SANAA (Reuters) - Born just before the outbreak of Yemen’s devastating war, Ali Mohammed al-Tawaari may well not survive it.
Damaged by a lack of skilled medical care at a critical moment in his early weeks, the six-month-old infant struggles for life in a hospital in the bomb-damaged capital Sanaa.
Ali suffers malnourishment and complications from a botched circumcision performed by an unqualified practitioner.
“He is dying, you can see it,” said his mother Wadha, watching his tiny skeletal figure, clothed in green pyjamas.
“I want to turn him to the Kaaba,” she said, referring to the ancient cubic shrine in Mecca which all Muslims face when they pray and when they are buried.
He was admitted on Wednesday to an intensive care unit at al-Sabeen hospital in the city’s Haddah neighbourhood, where nurses treat infants suffering malnutrition, their skin stretched tight over the bones of wasted figures.
When the war began in March, between the country’s Houthi movement and an exiled government backed by Gulf Arab states, hundreds of foreign, mostly Asian, medical staff members, were evacuated to their countries, leaving their jobs in Yemeni hospitals.
Local medics, nurses and doctors also left the places they were working in, to go back to their home areas.
The rural district three hours from Sanaa where Ali’s family lives was one of the areas that lost qualified medical staff.
Without their skills, routine problems can turn lethal.
Wadha said that Ali’s problems began when he was circumcised incorrectly. He bled for a whole day after the operation and later suffered diarrhoea.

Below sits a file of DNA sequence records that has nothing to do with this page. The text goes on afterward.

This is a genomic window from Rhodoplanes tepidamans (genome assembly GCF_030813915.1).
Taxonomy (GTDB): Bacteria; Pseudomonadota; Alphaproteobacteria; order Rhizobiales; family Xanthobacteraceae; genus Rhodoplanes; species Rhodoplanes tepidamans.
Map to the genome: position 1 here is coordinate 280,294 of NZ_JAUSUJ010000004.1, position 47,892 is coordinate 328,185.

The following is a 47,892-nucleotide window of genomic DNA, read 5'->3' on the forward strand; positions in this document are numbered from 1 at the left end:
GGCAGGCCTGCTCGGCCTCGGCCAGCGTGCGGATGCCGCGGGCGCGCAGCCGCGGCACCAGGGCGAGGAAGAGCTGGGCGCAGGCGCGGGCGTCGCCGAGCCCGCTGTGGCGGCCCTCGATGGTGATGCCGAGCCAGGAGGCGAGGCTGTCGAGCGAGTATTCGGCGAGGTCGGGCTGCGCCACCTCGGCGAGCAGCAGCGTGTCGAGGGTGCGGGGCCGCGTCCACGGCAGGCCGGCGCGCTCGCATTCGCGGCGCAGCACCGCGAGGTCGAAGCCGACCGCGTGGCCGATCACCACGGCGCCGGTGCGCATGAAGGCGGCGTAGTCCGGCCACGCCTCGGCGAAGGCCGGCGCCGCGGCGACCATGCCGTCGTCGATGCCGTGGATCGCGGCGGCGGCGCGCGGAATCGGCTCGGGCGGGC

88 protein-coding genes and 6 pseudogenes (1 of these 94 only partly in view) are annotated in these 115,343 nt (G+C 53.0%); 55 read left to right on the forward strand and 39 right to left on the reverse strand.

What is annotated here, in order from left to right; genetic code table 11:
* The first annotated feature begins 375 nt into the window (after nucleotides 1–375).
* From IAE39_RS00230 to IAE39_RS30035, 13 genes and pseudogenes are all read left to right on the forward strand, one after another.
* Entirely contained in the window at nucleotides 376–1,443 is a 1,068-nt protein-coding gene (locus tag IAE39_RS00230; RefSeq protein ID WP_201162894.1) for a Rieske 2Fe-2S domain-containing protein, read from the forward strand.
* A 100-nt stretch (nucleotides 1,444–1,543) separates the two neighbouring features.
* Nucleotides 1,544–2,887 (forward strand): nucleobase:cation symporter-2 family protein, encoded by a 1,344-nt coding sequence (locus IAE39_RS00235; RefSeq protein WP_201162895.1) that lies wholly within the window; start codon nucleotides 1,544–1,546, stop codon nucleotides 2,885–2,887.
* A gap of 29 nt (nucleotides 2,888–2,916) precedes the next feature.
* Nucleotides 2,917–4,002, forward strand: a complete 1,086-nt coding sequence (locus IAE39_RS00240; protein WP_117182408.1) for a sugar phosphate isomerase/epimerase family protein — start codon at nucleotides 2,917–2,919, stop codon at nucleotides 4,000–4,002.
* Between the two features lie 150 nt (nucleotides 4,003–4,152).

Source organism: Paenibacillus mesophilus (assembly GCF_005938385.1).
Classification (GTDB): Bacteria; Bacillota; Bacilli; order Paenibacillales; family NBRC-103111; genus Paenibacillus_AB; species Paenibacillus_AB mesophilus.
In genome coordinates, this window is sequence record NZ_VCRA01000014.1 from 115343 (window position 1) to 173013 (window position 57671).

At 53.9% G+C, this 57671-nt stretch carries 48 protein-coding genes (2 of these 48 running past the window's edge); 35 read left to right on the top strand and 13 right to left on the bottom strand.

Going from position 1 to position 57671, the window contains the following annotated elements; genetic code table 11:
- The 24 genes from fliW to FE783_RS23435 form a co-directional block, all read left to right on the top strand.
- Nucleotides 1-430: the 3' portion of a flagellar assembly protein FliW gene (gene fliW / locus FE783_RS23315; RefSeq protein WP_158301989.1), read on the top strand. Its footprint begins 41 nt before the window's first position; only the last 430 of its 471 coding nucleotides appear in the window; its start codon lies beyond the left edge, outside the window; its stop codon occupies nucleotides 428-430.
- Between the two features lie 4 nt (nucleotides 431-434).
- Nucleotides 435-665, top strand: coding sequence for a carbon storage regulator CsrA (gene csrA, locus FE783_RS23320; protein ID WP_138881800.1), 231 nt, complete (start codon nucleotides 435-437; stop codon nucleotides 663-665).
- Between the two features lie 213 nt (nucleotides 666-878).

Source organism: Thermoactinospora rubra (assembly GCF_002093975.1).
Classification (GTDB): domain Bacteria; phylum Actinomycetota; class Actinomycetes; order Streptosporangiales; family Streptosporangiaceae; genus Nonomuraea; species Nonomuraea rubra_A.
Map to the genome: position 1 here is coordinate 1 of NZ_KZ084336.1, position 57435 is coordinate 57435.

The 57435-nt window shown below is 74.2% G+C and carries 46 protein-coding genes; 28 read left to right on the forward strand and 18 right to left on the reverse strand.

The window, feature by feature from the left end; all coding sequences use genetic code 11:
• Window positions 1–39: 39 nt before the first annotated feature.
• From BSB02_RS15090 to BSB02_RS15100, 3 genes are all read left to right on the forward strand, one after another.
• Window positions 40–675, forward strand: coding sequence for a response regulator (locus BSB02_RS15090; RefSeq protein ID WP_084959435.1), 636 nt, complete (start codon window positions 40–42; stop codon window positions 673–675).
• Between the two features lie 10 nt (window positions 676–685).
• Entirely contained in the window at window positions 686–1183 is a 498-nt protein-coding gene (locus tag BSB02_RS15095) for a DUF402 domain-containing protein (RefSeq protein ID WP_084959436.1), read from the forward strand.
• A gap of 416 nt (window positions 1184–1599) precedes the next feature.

When he arrived at Sabeen “his condition improved the first day, but now it’s deteriorated.”
Malnutrition complicated Ali’s condition.
Disruptions of daily life caused by war have also deprived many Yemenis of their livelihoods, robbing people like Ali’s parents of the financial means to help their children.
Wadha said: “We had a decent life before the war started, we had a business and were cultivating crops. But now diesel became expensive and my husband cannot pay for water.”
Even before the war, Yemen had one of the highest child malnutrition rates in the world, according to the World Food Programme. Around half of all children under five are stunted; too short for their age as a result of malnutrition.
Yemen normally imports almost 90 percent of its basic food from abroad. The U.N. emergency food agency said on July 30 that the impact of traders being unable to import enough food and safely move it inside the country has led to a severe rise in prices, increasing the suffering of the poorest and most vulnerable.
The U.N. children’s agency UNICEF said on July 10 it was stepping up screening for malnutrition, vaccinations and other life-saving interventions for millions of Yemeni children caught up in the crisis.
More than 16,000 children have been treated for severe malnutrition and 1.3 million children in the country are at risk of malnutrition, it said.
“But what Yemen really needs now is a return to peace, a solution to the fuel and power crisis and restoration of regular health services,” Julien Harneis, UNICEF representative in Yemen, said in a statement.
For Ali, that may come too late.
Wadha gazed at her son.
“If you look at his face, you can see that death is approaching.”
Reporting by Khaled Abdullah, Writing by Reem Shamseddine and William Maclean; editing by Ralph Boulton